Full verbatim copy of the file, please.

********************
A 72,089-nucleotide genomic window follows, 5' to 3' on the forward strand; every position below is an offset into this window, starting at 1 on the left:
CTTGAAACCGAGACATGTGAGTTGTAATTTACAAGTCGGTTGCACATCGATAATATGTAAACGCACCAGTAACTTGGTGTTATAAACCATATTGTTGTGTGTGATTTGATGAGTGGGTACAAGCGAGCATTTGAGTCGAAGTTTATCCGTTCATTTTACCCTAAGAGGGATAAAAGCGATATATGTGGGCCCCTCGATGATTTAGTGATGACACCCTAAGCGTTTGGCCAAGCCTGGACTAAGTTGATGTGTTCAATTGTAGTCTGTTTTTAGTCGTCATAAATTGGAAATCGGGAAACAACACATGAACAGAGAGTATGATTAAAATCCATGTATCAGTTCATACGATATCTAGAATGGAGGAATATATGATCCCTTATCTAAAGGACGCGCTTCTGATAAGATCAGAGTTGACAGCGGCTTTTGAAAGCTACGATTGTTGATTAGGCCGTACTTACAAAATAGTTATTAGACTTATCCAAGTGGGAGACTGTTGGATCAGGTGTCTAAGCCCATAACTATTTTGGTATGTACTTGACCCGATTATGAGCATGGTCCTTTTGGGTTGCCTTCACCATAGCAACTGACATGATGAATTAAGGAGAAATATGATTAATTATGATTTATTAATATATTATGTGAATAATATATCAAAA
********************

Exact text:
A 72,089-nucleotide genomic window follows, 5' to 3' on the forward strand; every position below is an offset into this window, starting at 1 on the left:
CTTGAAACCGAGACATGTGAGTTGTAATTTACAAGTCGGTTGCACATCGATAATATGTAAACGCACCAGTAACTTGGTGTTATAAACCATATTGTTGTGTGTGATTTGATGAGTGGGTACAAGCGAGCATTTGAGTCGAAGTTTATCCGTTCATTTTACCCTAAGAGGGATAAAAGCGATATATGTGGGCCCCTCGATGATTTAGTGATGACACCCTAAGCGTTTGGCCAAGCCTGGACTAAGTTGATGTGTTCAATTGTAGTCTGTTTTTAGTCGTCATAAATTGGAAATCGGGAAACAACACATGAACAGAGAGTATGATTAAAATCCATGTATCAGTTCATACGATATCTAGAATGGAGGAATATATGATCCCTTATCTAAAGGACGCGCTTCTGATAAGATCAGAGTTGACAGCGGCTTTTGAAAGCTACGATTGTTGATTAGGCCGTACTTACAAAATAGTTATTAGACTTATCCAAGTGGGAGACTGTTGGATCAGGTGTCTAAGCCCATAACTATTTTGGTATGTACTTGACCCGATTATGAGCATGGTCCTTTTGGGTTGCCTTCACCATAGCAACTGACATGATGAATTAAGGAGAAATATGATTAATTATGATTTATTAATATATTATGTGAATAATATATCAAAA